I didn’t want to leave academia, but I felt I had no choice. I had been lobbying my professors for accommodations that would allow me to work more remotely and independently. I wanted to develop my own reading lists and conduct independent studies into sub-fields that existing faculty were unfamiliar with, like mad studies and existentialism. The department had no interest in giving me the autonomy to study without supervision, and since I couldn’t find any qualified supervisors, I couldn’t study what interested me. I decided I needed a break from it all, to taste what else life had to offer.
So I requested to take a leave of absence, my reasoning being that my child, due to the COVID-19 pandemic, would be doing school at home, and I wouldn’t be able to manage supporting them while also completing my own studies. I also mentioned that my mental health had suffered, and I simply wanted some time off to consider other career paths, with the option of returning after a year if I wanted to. My reasons were not considered enough to grant my request for a leave of absence. I was told to get a note from my psychiatrist that would attest to my being too sick to attend graduate studies.
A sick note to justify a leave of absence – during a pandemic, for a young parent? I was infuriated by the principle of it, as if because I held the status of a disabled student with a mental health condition, I could request kindness on no other grounds. I didn’t want to comply.
Because I wasn’t sick. Stressed, sure. Burnt out, absolutely. I was hungry for autonomy in my studies and support in my research interests. I was miserable with the coercive structure of my program. I objected to the arbitrary authority of a department that failed to accommodate my intellectual needs. But I wasn’t sick. It was not some neurological defect that prevented me from continuing my studies. It was the systemic barriers and traditionalism of an archaic institution that were preventing me from even beginning those studies. I was jumping through hoops, proving repeatedly that I deserved to be there, rather than doing the work I had been accepted into the program to do.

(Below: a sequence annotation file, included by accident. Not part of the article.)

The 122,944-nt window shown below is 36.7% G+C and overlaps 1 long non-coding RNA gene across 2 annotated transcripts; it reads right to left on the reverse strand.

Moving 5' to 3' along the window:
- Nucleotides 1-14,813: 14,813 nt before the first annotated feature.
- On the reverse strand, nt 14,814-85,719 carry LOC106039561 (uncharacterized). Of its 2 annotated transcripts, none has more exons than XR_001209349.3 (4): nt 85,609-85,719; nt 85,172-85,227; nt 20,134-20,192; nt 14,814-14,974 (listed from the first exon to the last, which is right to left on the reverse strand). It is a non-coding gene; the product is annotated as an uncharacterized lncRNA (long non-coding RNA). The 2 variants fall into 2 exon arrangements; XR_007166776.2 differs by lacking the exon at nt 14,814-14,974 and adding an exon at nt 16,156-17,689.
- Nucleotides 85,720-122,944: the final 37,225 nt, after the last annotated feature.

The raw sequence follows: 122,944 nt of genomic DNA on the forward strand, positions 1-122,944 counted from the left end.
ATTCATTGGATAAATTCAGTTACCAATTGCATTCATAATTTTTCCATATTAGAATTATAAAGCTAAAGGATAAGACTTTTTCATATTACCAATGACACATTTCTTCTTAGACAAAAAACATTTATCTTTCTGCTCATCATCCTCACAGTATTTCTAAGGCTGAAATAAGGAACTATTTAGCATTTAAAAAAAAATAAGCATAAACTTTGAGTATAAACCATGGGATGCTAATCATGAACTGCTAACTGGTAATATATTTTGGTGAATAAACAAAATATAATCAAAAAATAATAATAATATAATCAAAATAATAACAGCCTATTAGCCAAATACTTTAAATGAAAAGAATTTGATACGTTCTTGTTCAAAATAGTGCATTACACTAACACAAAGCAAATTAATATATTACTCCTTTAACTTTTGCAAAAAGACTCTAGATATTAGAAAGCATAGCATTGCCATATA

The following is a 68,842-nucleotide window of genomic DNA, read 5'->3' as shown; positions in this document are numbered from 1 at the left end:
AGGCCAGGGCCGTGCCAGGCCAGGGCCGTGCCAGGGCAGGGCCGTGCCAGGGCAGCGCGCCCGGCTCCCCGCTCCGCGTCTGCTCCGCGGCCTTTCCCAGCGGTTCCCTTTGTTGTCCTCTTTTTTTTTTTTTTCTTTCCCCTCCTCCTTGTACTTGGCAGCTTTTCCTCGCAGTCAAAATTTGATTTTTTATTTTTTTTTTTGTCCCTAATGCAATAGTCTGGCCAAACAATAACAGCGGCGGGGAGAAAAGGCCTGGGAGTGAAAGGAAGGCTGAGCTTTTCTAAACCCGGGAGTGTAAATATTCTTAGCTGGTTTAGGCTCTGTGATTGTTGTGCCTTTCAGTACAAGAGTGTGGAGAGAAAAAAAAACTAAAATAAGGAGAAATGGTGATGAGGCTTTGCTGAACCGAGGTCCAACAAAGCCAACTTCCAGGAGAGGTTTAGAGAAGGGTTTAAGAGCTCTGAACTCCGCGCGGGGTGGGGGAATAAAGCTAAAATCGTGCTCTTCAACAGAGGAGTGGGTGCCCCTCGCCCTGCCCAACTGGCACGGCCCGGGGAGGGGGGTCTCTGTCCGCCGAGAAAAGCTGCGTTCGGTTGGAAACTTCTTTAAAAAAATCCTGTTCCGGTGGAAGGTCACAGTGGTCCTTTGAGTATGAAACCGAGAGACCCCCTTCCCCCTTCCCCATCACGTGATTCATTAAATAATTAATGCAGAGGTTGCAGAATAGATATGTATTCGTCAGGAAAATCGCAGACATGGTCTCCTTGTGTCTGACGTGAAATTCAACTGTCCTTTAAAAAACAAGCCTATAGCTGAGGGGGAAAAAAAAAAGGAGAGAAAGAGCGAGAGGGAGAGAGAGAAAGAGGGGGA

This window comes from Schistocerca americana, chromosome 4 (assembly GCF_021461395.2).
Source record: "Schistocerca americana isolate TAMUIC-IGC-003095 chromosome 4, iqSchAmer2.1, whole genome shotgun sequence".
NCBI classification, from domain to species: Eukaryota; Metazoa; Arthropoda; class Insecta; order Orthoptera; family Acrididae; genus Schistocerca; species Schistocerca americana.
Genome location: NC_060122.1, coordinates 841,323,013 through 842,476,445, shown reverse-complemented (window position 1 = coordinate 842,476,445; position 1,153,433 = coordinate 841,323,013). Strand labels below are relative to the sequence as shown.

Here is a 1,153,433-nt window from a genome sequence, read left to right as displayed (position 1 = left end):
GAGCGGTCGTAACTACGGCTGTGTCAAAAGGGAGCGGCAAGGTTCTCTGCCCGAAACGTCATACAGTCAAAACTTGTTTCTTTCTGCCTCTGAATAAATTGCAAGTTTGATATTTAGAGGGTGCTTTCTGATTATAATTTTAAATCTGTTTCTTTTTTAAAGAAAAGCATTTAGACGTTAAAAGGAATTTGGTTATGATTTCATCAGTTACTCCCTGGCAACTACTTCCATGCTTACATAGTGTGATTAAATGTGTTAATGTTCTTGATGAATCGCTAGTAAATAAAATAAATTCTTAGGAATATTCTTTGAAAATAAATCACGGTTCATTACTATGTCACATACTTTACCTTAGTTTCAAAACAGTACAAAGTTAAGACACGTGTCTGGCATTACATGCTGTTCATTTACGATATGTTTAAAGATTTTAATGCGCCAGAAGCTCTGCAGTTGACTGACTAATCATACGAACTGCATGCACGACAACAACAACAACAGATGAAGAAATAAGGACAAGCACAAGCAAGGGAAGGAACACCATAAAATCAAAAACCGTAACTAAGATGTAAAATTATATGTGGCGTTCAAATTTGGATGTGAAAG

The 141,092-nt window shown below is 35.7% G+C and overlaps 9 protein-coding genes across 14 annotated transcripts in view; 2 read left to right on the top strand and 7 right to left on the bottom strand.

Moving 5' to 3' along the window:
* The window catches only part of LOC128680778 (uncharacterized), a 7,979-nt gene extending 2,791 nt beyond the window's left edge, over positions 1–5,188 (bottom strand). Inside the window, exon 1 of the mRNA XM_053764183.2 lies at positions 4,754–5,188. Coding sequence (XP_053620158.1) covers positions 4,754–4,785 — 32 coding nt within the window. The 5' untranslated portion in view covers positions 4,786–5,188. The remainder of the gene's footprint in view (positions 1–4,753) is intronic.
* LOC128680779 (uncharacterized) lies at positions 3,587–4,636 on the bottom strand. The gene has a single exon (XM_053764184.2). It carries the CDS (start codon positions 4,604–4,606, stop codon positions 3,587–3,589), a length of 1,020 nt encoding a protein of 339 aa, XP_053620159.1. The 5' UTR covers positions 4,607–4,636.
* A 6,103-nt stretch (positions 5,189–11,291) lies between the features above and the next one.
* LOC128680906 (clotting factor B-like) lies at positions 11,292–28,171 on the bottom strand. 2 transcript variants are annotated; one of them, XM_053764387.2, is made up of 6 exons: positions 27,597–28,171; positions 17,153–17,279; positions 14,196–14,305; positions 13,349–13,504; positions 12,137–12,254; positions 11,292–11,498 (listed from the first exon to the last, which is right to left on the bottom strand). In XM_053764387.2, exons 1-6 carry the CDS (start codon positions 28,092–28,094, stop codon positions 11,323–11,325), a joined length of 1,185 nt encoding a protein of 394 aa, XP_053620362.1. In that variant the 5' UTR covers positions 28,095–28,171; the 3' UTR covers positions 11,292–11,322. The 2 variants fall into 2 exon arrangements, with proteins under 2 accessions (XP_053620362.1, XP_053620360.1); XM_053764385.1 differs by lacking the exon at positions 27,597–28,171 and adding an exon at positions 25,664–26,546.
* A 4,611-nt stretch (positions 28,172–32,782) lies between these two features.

I let the administration know that being forced to admit that I was too ill to be a graduate student would feel dishonest and ultimately amount to a form of psychological self-harm – I wouldn’t do it. With no compromise forthcoming, and as I noticed my thesis supervisor and other faculty shrinking away from my appeals for help, I decided I had no choice but to leave.
I still think that, had I been given the appropriate supports and accommodations, I could have become a fantastic scholar. Universities need more marginalized people conducting research, delivering lectures, and guiding students through the rigors of academic study. Academia needs disabled/mad/neurodivergent people in its halls so that they might find empowerment, illuminate the discourse around madness, and challenge the ableist structures that have impeded the democratization of learning and knowledge production for so long. My experience is a testament to that need.
But I won’t get to be one of those pioneering scholars who speaks truth to power from the inside. As a fledging independent scholar with no credentials beyond a bachelor of arts, I will likely forever be on the outside looking in, trying to speak the language in a way that grants me enough credibility to be taken at least somewhat seriously.
It’s a loss, a tragic one, both for myself and for the academic institution. I want to forgive myself for hurting and struggling to move on from that loss, for investing so much in what I probably should have known would never work out.
And I also want to be able to forgive the almighty ivory tower for its role in sidelining me from my dream career, from a place I thought I would be able to best serve my community. I believe that the people who let me fall through the cracks had the best of intentions, and that a lot of really great work happens in universities that I still want to support and perhaps contribute to.
I’m working on that. I know I’ll get there eventually, that this post-academic depression is temporary. But it’s been really hard, and really slow. One year later, I am still grieving the loss and trying to fit the pieces of my life back together.
Have you left university or college and experienced post-academic depression? Tell me about it in the comments or e-mail me at email@example.com – or message me on my social media pages here, here, or here. If you want to share your story with others, I can help.